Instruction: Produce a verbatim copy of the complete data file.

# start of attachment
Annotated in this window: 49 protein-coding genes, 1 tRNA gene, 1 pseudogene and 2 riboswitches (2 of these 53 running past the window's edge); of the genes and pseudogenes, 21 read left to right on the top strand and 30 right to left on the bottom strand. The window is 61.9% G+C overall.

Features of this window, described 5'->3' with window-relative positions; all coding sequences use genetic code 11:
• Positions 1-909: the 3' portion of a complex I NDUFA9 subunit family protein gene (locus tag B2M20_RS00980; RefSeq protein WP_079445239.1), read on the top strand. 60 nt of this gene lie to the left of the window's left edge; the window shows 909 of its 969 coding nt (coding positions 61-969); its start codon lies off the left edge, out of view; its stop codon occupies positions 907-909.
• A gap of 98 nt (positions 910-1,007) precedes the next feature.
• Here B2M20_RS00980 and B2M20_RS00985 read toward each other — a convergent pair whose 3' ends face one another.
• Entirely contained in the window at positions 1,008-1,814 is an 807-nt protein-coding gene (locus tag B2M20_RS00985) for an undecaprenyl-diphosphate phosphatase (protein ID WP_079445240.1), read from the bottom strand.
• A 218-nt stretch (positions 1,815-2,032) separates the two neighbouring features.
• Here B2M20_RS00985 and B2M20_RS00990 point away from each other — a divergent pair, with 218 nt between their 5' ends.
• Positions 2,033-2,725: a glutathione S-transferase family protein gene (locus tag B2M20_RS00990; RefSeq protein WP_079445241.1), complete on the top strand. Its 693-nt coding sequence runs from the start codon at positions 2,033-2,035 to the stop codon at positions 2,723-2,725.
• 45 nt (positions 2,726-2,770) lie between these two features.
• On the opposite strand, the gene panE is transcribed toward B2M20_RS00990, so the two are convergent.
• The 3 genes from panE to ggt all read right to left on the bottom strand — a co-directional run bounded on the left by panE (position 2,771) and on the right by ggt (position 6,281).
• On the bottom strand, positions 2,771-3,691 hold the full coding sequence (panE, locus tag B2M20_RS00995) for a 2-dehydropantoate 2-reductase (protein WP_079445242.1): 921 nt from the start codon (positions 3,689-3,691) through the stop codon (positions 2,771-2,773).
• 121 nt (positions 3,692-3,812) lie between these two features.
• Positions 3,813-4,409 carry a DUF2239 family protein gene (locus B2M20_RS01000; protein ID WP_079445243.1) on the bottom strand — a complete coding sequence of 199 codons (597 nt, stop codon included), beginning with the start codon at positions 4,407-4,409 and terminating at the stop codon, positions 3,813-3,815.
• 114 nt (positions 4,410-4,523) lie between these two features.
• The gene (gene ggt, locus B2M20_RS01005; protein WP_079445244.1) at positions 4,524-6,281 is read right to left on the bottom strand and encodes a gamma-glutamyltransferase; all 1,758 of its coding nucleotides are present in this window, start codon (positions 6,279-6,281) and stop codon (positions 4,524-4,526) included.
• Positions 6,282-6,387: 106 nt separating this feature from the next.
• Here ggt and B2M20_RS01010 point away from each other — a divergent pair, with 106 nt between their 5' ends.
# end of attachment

Annotated in this window: 49 protein-coding genes, 1 tRNA gene, 1 pseudogene and 2 riboswitches (2 of these 53 running past the window's edge); of the genes and pseudogenes, 21 read left to right on the top strand and 30 right to left on the bottom strand. The window is 61.9% G+C overall.

Features of this window, described 5'->3' with window-relative positions; all coding sequences use genetic code 11:
• Positions 1-909: the 3' portion of a complex I NDUFA9 subunit family protein gene (locus tag B2M20_RS00980; RefSeq protein WP_079445239.1), read on the top strand. 60 nt of this gene lie to the left of the window's left edge; the window shows 909 of its 969 coding nt (coding positions 61-969); its start codon lies off the left edge, out of view; its stop codon occupies positions 907-909.
• A gap of 98 nt (positions 910-1,007) precedes the next feature.
• Here B2M20_RS00980 and B2M20_RS00985 read toward each other — a convergent pair whose 3' ends face one another.
• Entirely contained in the window at positions 1,008-1,814 is an 807-nt protein-coding gene (locus tag B2M20_RS00985) for an undecaprenyl-diphosphate phosphatase (protein ID WP_079445240.1), read from the bottom strand.
• A 218-nt stretch (positions 1,815-2,032) separates the two neighbouring features.
• Here B2M20_RS00985 and B2M20_RS00990 point away from each other — a divergent pair, with 218 nt between their 5' ends.
• Positions 2,033-2,725: a glutathione S-transferase family protein gene (locus tag B2M20_RS00990; RefSeq protein WP_079445241.1), complete on the top strand. Its 693-nt coding sequence runs from the start codon at positions 2,033-2,035 to the stop codon at positions 2,723-2,725.
• 45 nt (positions 2,726-2,770) lie between these two features.
• On the opposite strand, the gene panE is transcribed toward B2M20_RS00990, so the two are convergent.
• The 3 genes from panE to ggt all read right to left on the bottom strand — a co-directional run bounded on the left by panE (position 2,771) and on the right by ggt (position 6,281).
• On the bottom strand, positions 2,771-3,691 hold the full coding sequence (panE, locus tag B2M20_RS00995) for a 2-dehydropantoate 2-reductase (protein WP_079445242.1): 921 nt from the start codon (positions 3,689-3,691) through the stop codon (positions 2,771-2,773).
• 121 nt (positions 3,692-3,812) lie between these two features.
• Positions 3,813-4,409 carry a DUF2239 family protein gene (locus B2M20_RS01000; protein ID WP_079445243.1) on the bottom strand — a complete coding sequence of 199 codons (597 nt, stop codon included), beginning with the start codon at positions 4,407-4,409 and terminating at the stop codon, positions 3,813-3,815.
• 114 nt (positions 4,410-4,523) lie between these two features.
• The gene (gene ggt, locus B2M20_RS01005; protein WP_079445244.1) at positions 4,524-6,281 is read right to left on the bottom strand and encodes a gamma-glutamyltransferase; all 1,758 of its coding nucleotides are present in this window, start codon (positions 6,279-6,281) and stop codon (positions 4,524-4,526) included.
• Positions 6,282-6,387: 106 nt separating this feature from the next.
• Here ggt and B2M20_RS01010 point away from each other — a divergent pair, with 106 nt between their 5' ends.